d_bin0_sh[tx] += d_bin0_sh[tx + stride];

	// all xi for the partial density are now finished.  Write the results for 
	// it to global memory.  There must be >= n_density_points_ threads for this 
	// to work.  By the way, the unused threads in the last block do work here --
	// each writing an element of the partial density.
	if (tx < n_density_points_)
	    // accessing the 3-dim matrices, with n_vars rows (x-axis),
	    // n_density_points columns (y-axis) and n_blocks layers (z-axis)
	    ndx = bx * (n_density_points_ * n_vars) + (vid * n_density_points_) + tx;

	    // the densities need to be normalized by d_C_sqrt_2pi/(n * h).  We do the h here, 
	    // and do the d_C_sqrt_2pi and n in kernelKDEreduce()
	    d_dens0_temp_[ndx] = d_bin0_sh[tx] / (*h0_sh);
	    d_dens1_temp_[ndx] = d_bin1_sh[tx] / (*h1_sh);

// *********************************************************************************************
// *********************************************************************************************

void KernelGroupKDE::verify2(void)
    int v_ndx, x_ndx, samp_ndx, size, dens_ndx;
    int metric_ndx, n_success, n_failure;
    FLOAT_TYPE_KDE delta, samp, h0, h1, xi, temp, expand;
    FLOAT_TYPE_KDE divisor = (FLOAT_TYPE_KDE) (kdata_->n_density_points_ - 1);
    FLOAT_TYPE_KDE success_diff2, fail_diff2;

    // use either the special failure vector computed by the client (usually from
    // a combination of metrics) or the regular failure matrix with a single
    // metric index
    int *fmv_failure_matrix;
    int fmv_metric;
    if (!kdata_->use_failure_vector_kde_)
        // use the regular failure matrix with a single metric index
        fmv_failure_matrix = kdata_->failure_matrix_;
        fmv_metric         = kdata_->failure_metric_;
    } else
        // use the failure vector, which is 1-dimensional
        fmv_failure_matrix = kdata_->failure_vector_kde_;
        fmv_metric         = 0;

    metric_ndx = fmv_metric;  //kdata_->failure_metric_;

    // allocate the arrays that will hold the densities
    size = kdata_->n_density_variables_ * kdata_->n_density_points_;
    if (v_dens_size_ < size)
	if (v_dens0_) 	     delete [] v_dens0_;
	if (v_dens1_)        delete [] v_dens1_;
	if (v_device_dens0_) delete [] v_device_dens0_;
	if (v_device_dens1_) delete [] v_device_dens1_;

	v_dens0_ 	= new FLOAT_TYPE_KDE;
	v_dens1_ 	= new FLOAT_TYPE_KDE;
	v_device_dens0_ = new FLOAT_TYPE_KDE;
	v_device_dens1_ = new FLOAT_TYPE_KDE;
	v_dens_size_ = size;

    // allocate the array that will hold the differences between the densities 
    // computed on the GPUs and those computed here on the host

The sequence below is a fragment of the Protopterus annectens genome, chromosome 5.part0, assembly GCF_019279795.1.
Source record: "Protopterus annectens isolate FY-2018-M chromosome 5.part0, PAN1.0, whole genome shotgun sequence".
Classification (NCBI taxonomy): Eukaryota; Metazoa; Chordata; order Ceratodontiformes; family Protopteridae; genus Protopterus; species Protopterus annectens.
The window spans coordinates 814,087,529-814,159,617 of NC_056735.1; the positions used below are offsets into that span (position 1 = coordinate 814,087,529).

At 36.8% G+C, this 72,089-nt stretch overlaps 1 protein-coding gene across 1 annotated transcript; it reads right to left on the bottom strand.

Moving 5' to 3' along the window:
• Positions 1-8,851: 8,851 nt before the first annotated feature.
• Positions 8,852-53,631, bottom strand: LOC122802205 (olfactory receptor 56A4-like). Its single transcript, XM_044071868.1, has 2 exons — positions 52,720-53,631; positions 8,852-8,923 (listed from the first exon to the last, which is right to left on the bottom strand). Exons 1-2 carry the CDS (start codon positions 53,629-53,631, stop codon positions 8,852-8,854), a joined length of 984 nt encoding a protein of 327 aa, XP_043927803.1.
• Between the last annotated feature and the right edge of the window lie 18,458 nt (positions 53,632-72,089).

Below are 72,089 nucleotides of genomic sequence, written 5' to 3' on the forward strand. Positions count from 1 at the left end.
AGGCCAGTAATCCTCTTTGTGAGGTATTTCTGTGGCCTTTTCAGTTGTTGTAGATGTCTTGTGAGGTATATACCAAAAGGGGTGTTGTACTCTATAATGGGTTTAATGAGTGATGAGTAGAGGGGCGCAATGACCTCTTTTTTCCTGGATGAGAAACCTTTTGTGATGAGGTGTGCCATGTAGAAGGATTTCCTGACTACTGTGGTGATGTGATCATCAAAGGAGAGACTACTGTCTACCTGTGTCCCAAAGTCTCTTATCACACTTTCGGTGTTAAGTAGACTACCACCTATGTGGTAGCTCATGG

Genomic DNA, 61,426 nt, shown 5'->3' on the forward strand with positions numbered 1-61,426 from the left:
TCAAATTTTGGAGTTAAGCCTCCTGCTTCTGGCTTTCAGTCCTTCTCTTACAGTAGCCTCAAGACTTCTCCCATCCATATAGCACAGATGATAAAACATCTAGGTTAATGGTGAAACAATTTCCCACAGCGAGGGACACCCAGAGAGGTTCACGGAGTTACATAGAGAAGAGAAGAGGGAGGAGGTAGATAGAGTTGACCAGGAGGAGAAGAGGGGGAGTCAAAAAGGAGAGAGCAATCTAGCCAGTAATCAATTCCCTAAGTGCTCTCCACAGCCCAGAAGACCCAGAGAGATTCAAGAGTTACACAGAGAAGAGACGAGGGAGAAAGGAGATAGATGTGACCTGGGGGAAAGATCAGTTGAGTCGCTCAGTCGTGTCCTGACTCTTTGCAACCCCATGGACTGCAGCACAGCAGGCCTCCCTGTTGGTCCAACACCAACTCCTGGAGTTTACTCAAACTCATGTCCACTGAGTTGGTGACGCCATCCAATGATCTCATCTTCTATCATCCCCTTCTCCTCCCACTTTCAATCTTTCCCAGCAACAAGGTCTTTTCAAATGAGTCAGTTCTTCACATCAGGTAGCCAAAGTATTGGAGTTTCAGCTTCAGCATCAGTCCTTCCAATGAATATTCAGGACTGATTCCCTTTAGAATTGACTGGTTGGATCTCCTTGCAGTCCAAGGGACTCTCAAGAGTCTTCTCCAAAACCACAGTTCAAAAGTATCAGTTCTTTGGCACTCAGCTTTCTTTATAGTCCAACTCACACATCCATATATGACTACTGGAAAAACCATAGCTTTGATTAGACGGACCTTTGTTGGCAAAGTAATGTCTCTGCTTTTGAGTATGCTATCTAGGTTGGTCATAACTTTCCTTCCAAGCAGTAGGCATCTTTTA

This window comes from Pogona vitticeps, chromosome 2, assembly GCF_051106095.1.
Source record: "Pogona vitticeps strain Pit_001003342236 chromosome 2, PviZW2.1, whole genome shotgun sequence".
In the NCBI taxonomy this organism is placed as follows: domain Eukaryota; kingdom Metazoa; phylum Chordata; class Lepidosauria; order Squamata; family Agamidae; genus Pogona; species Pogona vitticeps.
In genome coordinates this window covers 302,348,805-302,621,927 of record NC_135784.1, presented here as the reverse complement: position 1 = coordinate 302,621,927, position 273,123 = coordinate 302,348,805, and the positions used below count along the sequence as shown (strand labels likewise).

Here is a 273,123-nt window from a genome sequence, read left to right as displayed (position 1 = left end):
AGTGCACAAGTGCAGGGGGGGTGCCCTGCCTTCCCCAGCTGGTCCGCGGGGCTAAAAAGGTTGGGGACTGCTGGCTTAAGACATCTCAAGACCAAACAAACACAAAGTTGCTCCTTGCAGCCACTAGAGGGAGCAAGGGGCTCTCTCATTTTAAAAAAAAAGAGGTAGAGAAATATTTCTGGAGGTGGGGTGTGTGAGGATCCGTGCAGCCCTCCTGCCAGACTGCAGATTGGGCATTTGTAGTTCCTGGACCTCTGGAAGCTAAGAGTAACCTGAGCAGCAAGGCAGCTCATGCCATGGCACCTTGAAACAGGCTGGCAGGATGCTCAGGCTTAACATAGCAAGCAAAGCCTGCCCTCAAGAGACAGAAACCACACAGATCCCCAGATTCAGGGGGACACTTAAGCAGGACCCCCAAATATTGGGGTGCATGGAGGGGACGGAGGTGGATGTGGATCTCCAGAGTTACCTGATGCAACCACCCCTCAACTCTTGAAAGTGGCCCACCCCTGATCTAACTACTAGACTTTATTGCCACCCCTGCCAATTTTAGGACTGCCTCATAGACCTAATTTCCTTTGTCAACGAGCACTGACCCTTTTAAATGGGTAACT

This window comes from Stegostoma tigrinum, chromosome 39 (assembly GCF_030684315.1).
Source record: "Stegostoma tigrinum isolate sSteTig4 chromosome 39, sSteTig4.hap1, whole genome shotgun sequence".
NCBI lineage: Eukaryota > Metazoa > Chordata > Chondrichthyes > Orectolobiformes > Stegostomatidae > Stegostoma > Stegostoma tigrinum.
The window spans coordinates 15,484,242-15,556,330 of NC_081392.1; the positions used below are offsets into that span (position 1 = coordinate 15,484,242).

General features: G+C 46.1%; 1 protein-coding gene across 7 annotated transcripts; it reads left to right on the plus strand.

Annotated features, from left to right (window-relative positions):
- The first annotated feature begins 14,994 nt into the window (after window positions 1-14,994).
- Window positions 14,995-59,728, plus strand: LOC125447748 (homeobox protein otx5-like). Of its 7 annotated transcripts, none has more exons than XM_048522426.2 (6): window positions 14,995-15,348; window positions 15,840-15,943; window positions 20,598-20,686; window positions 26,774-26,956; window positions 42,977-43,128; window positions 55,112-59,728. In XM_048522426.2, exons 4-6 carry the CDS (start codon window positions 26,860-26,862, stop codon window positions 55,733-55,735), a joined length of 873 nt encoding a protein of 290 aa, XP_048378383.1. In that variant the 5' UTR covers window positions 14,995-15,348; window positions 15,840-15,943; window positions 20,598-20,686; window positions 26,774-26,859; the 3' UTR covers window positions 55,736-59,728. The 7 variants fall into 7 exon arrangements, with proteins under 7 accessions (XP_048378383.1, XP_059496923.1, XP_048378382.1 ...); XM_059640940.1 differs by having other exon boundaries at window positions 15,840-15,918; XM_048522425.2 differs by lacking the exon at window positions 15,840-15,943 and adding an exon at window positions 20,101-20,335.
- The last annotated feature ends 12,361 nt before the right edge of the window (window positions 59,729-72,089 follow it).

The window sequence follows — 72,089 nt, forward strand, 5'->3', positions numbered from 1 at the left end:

size = kdata_->n_density_variables_;
    if (v_dens_diffs_size_ < size)
	if (v_dens0_diffs_) delete [] v_dens0_diffs_;
	if (v_dens1_diffs_) delete [] v_dens1_diffs_;

	v_dens0_diffs_ = new FLOAT_TYPE_KDE;
	v_dens1_diffs_ = new FLOAT_TYPE_KDE;
	v_dens_diffs_size_ = size;

    // array of failure metric flags
    size = kdata_->n_failure_samples_;
    if (v_pf_array_size_ < size)
	if (v_pf_array_) delete [] v_pf_array_;
	v_pf_array_ = new int;
	v_pf_array_size_ = size;

    // unload all of the densities for each Monte Carlo variable from the device.
    // These densities are in the same order as the Monte Carlo variables.  We can't 
    // use those in density_success_ and density_fail_ because they have been 
    // reordered by SaveKDEC::saveBestDensities().
    kdata_->d_unloadVerifyKDE3(v_device_dens1_, v_device_dens0_, v_dens_size_);

    timer_.time(HOST_TIMER_OUTER_, ElapsedTime::START_OP_, "KDE outer host 1");

    // count the number of successes and failures, and store the failure flag
    // for each run in an array
    int nmcs = kdata_->n_monte_carlo_samples_;
    int nfs  = kdata_->n_failure_samples_;
    int x    = metric_ndx * nfs;
    n_success = n_failure = 0.0f;
    for (int f = 0; f < nfs; f++)	
	v_pf_array_[f] = fmv_failure_matrix[x + f];
	if (v_pf_array_[f]) n_success++;
	else    	    n_failure++;

    // Compute the densities: for each Monte Carlo condition/variable...
    int n_vars = kdata_->n_input_vars_kde_;
    for (int v = 0; v < n_vars; v++)
  	v_ndx = kdata_->var_list_kde_[v];
	float mn = kdata_->min_[v_ndx];
	float mx = kdata_->max_[v_ndx];
	float d = mx - mn;

	// if the variable hasn't been dispersed, skip it
	if (d < eps_skip_) continue;

        // starting point on the densities' x-axis
	expand = expansion_factor_kde_ * d;
        xi = mn - expand;
        delta = (d + (2.0f * expand)) / divisor;

	// get the bandwidths for this variable, one for successful runs and one for 
	// failed runs
   	h1 = kdata_->h1_[v_ndx];
  	h0 = kdata_->h0_[v_ndx];

        // NOTE: this needs to be figured out.  Arbitrary minimums for h0 and h1
        temp = delta / 2.0;
        if (h1 < temp) h1 = temp;  // TEMP
        if (h0 < temp) h0 = temp;

	// for each point on the x-axis of this variable's density...
	int ndp = kdata_->n_density_points_;
	for (x_ndx = 0; x_ndx < ndp; x_ndx++)
            // initialize the density at this point on the x-axis
            dens_ndx = v_ndx * ndp + x_ndx;
	    float vd0 = 0.0f, vd1 = 0.0f;

            // for each sample or run for this variable...
            for (samp_ndx = 0; samp_ndx < nmcs; samp_ndx++)
                samp = kdata_->monte_carlo_data_[v_ndx * nmcs + samp_ndx];

                // distinguish between failed and successful runs
                if (v_pf_array_[samp_ndx])
                    temp = (xi - samp)/h1;
		    vd1 += EXP(-0.5f * temp * temp);
                } else
                    temp = (xi - samp)/h0;
		    vd0 += EXP(-0.5f * temp * temp);

            // normalize to complete the computation of the densities at this point xi
            v_dens1_[dens_ndx] = vd1 * C_sqrt_2pi_ / ((FLOAT_TYPE_KDE) n_success * h1);
            v_dens0_[dens_ndx] = vd0 * C_sqrt_2pi_ / ((FLOAT_TYPE_KDE) n_failure * h0);

            // move to the next point on the densities' x-axis
            xi += delta;
    } // variable index

    timer_.time(HOST_TIMER_OUTER_, ElapsedTime::END_OP_, "KDE outer host 2");

    // compute the relative errors between the CPU and GPU results
    relativeErrors(&success_diff2, &fail_diff2);